Philadelphia Eagles News

Blessed Westbrook Hopes To Retire An Eagle

PITTSBURGH -- Brian Westbrook, finally rewarded with the green he had been looking for, was trying to keep his uniform white.

The star running back agreed to terms on a brand-new six-year deal Friday, just hours before the team's preseason opener. Optimistic about getting a deal done once training camp started, he'd never threaten to sit out the game against the Steelers. But he wasn't playing anyway.

It took a while for Westbrook to get his deal finalized, so Andy Reid held him out. Coach's decision. The last thing the Eagles need now is Westbrook injured. Or perhaps Westbrook is still feeling the effects of a viral illness that held him out of practice for a few days. Either way, he was getting some extra rest.

But his teammates weren't going to let him off the hook completely.

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RB Brian Westbrook
"I was doing a great job of trying to stay clean," Westbrook said. "My guys, my offensive line, came over and showered me with some grass."

Westbrook hadn't made it a secret recently that he felt he was underpaid. The five-year contract he signed in 2005, he said, didn't compensate him adequately as one of the top running backs in football.

But here's the thing: it wasn't just talk. The numbers backed him up. His 2,104 yards from scrimmage led the NFL in 2007, and he even missed a game. And numbers like that don't just stand out, they scream.

But the Eagles have no problem making players happy when they deserve it, chairman/CEO Jeffrey Lurie said. So getting Westbrook his due wasn't an annoyance, it was a priority.

For Westbrook, too. He fired his longtime agent, Fletcher Smith, and hired Todd France. And since the hiring of France, negotiations with Eagles president Joe Banner have been frantic. Just frantic enough to get things hammered out before gametime.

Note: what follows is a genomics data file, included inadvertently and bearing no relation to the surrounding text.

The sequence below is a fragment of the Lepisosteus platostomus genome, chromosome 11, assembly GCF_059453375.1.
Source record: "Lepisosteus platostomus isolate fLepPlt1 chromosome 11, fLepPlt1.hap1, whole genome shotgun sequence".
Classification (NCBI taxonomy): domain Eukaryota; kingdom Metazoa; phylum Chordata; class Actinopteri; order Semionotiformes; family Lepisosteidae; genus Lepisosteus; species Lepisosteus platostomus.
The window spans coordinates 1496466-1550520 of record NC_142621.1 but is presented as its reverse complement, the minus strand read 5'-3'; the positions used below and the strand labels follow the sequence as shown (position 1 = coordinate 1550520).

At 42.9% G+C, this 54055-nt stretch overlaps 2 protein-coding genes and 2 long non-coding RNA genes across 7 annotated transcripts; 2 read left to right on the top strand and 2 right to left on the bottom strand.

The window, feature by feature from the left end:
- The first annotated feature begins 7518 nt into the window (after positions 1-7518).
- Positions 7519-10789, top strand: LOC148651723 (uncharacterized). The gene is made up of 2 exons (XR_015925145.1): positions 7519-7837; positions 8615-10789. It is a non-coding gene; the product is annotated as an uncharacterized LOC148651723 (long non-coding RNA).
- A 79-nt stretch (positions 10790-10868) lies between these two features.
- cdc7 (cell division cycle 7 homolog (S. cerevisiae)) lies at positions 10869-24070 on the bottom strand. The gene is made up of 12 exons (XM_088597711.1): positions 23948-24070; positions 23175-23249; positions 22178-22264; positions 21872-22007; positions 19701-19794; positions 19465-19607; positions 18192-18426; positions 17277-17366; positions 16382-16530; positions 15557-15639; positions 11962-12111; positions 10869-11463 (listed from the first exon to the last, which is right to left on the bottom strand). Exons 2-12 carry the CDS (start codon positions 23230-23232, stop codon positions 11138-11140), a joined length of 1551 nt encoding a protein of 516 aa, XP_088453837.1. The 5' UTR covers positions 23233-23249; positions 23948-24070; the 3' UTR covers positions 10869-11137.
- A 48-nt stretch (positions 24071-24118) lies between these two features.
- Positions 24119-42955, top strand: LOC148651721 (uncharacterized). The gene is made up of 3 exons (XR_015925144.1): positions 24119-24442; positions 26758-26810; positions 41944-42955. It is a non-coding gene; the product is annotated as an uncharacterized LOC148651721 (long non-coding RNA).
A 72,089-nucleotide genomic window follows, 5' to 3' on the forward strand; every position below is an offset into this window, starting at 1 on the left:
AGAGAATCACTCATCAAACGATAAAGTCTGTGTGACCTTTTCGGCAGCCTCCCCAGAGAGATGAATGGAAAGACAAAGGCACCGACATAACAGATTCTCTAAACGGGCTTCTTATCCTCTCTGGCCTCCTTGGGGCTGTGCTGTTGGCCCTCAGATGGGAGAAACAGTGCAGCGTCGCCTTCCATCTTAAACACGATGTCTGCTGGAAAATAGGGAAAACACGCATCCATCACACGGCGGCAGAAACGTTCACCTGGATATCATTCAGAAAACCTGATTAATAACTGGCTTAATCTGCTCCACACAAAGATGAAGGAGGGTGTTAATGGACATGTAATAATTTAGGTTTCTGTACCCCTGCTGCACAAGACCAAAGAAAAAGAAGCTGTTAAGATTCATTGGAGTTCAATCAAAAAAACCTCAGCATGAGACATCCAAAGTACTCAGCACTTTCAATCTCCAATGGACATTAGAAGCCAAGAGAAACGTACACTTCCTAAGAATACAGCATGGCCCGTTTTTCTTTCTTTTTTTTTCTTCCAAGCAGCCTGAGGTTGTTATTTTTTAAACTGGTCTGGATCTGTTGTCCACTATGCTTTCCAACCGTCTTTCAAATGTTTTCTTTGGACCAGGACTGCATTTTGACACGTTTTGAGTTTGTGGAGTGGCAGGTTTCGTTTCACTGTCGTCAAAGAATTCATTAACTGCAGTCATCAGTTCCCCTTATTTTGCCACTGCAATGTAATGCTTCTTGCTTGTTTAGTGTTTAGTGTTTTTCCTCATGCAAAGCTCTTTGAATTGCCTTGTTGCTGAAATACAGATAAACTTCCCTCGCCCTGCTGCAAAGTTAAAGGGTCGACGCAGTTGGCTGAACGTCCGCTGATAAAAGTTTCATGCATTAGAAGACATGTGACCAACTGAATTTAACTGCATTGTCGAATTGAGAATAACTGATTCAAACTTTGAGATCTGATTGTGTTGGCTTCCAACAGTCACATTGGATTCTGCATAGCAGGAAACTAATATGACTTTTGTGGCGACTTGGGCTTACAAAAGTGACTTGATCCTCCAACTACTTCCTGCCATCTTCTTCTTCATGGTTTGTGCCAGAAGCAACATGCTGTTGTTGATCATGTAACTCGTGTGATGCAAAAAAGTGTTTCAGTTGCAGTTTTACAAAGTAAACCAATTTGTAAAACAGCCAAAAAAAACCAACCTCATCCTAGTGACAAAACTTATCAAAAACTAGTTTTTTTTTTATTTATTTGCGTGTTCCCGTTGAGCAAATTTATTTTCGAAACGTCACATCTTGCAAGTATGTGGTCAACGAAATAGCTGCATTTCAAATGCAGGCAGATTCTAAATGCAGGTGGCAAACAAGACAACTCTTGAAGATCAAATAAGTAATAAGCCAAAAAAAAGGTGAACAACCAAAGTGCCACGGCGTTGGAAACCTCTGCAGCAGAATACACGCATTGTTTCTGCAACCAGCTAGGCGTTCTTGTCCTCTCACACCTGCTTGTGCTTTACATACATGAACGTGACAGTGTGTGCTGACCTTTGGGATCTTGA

"I wanted to try to get this thing behind me so I could focus more on the season," Westbrook said. "I'm glad that Joe worked with my agent very well and they were able to get things accomplished."

And though it's Westbrook's manpower that built the road to this outcome, someone still needed to travel it. It's Banner and France, Westbrook said, that navigated the bumps. But still deeply interested in the process, Westbrook gave France the directions.

"I defer to Todd a lot, I allow him to do a lot of those things," Westbrook said. "Basically it came down to him or Joe, sitting in the room or on the phone and just trying to hammer the thing out."

Funnily, it might not be Westbrook who's the most relieved. Westbrook's services on the field are much more than a simple luxury, much more than a security blanket. Lose him, and lose momentum. Think driving uphill in first gear.

"I think (the signing is) tremendous," Reid said. "It tells you that he's a special player, and he's great for our football team, for the organization, and also for the city of Philadelphia."

So now, it's time for football. The deal not only provides immediate security, it makes it easier for Westbrook to "hopefully," he said, retire as an Eagle. Many more opportunities to get that uniform dirty.

He smiled.

"I'm definitely blessed."

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